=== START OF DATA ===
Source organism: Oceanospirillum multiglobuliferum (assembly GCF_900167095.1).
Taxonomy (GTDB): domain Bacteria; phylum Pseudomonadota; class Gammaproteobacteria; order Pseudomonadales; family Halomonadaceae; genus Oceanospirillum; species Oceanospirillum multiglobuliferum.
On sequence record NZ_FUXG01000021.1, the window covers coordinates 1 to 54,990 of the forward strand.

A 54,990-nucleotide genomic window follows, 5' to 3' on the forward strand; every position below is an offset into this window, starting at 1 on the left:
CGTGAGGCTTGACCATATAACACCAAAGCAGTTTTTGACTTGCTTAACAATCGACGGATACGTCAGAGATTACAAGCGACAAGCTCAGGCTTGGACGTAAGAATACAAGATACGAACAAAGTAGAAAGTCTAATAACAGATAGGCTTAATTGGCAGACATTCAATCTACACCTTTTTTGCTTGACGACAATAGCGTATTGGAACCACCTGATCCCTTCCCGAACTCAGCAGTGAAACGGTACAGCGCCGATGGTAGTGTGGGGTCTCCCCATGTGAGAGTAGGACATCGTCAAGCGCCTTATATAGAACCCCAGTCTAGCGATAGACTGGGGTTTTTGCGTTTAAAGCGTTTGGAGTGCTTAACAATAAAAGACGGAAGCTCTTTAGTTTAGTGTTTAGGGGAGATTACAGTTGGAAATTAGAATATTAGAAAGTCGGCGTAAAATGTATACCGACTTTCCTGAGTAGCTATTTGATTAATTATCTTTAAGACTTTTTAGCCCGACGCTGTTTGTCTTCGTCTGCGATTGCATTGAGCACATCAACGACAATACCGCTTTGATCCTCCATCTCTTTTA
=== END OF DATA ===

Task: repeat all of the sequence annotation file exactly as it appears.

Source organism: Oceanospirillum multiglobuliferum (assembly GCF_900167095.1).
Taxonomy (GTDB): domain Bacteria; phylum Pseudomonadota; class Gammaproteobacteria; order Pseudomonadales; family Halomonadaceae; genus Oceanospirillum; species Oceanospirillum multiglobuliferum.
On sequence record NZ_FUXG01000021.1, the window covers coordinates 1 to 54,990 of the forward strand.

A 54,990-nucleotide genomic window follows, 5' to 3' on the forward strand; every position below is an offset into this window, starting at 1 on the left:
CGTGAGGCTTGACCATATAACACCAAAGCAGTTTTTGACTTGCTTAACAATCGACGGATACGTCAGAGATTACAAGCGACAAGCTCAGGCTTGGACGTAAGAATACAAGATACGAACAAAGTAGAAAGTCTAATAACAGATAGGCTTAATTGGCAGACATTCAATCTACACCTTTTTTGCTTGACGACAATAGCGTATTGGAACCACCTGATCCCTTCCCGAACTCAGCAGTGAAACGGTACAGCGCCGATGGTAGTGTGGGGTCTCCCCATGTGAGAGTAGGACATCGTCAAGCGCCTTATATAGAACCCCAGTCTAGCGATAGACTGGGGTTTTTGCGTTTAAAGCGTTTGGAGTGCTTAACAATAAAAGACGGAAGCTCTTTAGTTTAGTGTTTAGGGGAGATTACAGTTGGAAATTAGAATATTAGAAAGTCGGCGTAAAATGTATACCGACTTTCCTGAGTAGCTATTTGATTAATTATCTTTAAGACTTTTTAGCCCGACGCTGTTTGTCTTCGTCTGCGATTGCATTGAGCACATCAACGACAATACCGCTTTGATCCTCCATCTCTTTTA